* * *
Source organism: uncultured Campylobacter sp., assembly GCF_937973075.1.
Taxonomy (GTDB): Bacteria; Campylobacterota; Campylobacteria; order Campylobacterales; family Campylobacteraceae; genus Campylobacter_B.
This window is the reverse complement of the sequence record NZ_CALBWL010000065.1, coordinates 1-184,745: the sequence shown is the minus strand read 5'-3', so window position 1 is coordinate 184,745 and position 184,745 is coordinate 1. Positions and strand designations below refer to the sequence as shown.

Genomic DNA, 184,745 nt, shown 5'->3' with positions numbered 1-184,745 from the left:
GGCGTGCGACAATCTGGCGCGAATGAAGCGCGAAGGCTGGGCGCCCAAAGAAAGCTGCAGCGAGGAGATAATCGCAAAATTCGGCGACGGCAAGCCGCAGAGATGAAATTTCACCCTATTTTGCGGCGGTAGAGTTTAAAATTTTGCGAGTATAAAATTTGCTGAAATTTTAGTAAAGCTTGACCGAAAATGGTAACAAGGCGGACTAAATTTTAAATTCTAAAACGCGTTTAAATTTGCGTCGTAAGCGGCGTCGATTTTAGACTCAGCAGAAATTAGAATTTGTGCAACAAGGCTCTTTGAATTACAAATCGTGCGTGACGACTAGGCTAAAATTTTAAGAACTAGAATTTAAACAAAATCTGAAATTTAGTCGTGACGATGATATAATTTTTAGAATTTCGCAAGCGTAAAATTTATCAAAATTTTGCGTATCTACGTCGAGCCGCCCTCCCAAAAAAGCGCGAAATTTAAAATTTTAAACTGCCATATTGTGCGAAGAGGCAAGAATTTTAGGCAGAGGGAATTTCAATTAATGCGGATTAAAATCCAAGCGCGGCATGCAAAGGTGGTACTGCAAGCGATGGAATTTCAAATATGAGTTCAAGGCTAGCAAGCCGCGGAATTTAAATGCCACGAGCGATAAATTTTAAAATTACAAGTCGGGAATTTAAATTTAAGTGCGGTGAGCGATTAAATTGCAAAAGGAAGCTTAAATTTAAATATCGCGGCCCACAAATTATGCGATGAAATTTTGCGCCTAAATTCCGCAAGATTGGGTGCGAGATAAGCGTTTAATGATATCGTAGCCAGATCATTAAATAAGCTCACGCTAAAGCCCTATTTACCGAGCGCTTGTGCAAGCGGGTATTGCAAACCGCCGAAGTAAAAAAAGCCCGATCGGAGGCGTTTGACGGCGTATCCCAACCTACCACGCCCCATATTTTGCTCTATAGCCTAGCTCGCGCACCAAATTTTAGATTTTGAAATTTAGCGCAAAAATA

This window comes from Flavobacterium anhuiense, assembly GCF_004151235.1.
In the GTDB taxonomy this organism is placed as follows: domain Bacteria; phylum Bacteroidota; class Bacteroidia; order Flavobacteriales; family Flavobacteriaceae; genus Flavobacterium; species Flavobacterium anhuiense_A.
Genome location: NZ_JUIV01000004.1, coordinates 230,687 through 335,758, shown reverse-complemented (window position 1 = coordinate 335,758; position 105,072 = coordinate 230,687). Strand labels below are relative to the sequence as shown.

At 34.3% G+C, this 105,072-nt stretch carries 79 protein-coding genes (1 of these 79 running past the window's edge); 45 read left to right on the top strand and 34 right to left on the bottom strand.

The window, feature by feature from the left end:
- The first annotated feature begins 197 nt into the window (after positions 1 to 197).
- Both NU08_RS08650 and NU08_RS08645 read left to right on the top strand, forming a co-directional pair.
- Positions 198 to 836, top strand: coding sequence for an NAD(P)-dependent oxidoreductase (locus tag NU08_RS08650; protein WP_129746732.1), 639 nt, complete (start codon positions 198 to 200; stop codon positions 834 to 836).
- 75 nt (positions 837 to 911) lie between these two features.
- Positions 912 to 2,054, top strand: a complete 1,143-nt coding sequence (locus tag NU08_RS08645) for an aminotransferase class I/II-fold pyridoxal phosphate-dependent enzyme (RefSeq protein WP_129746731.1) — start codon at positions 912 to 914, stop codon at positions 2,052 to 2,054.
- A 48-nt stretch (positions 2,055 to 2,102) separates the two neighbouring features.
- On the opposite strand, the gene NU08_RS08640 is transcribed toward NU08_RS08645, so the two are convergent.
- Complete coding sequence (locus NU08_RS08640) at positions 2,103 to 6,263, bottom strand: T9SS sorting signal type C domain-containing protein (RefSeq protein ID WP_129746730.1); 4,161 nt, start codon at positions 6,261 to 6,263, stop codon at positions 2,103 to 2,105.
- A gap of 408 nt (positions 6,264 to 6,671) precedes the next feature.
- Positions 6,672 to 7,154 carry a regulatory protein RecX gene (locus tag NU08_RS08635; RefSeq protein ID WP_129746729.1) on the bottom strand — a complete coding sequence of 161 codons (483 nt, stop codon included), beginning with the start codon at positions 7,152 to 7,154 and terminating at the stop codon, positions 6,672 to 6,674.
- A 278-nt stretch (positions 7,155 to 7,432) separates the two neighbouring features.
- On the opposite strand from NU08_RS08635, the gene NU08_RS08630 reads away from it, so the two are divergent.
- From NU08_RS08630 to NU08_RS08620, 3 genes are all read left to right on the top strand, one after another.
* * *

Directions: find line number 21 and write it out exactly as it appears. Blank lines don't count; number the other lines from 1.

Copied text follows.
- A 278-nt stretch (positions 7,155 to 7,432) separates the two neighbouring features.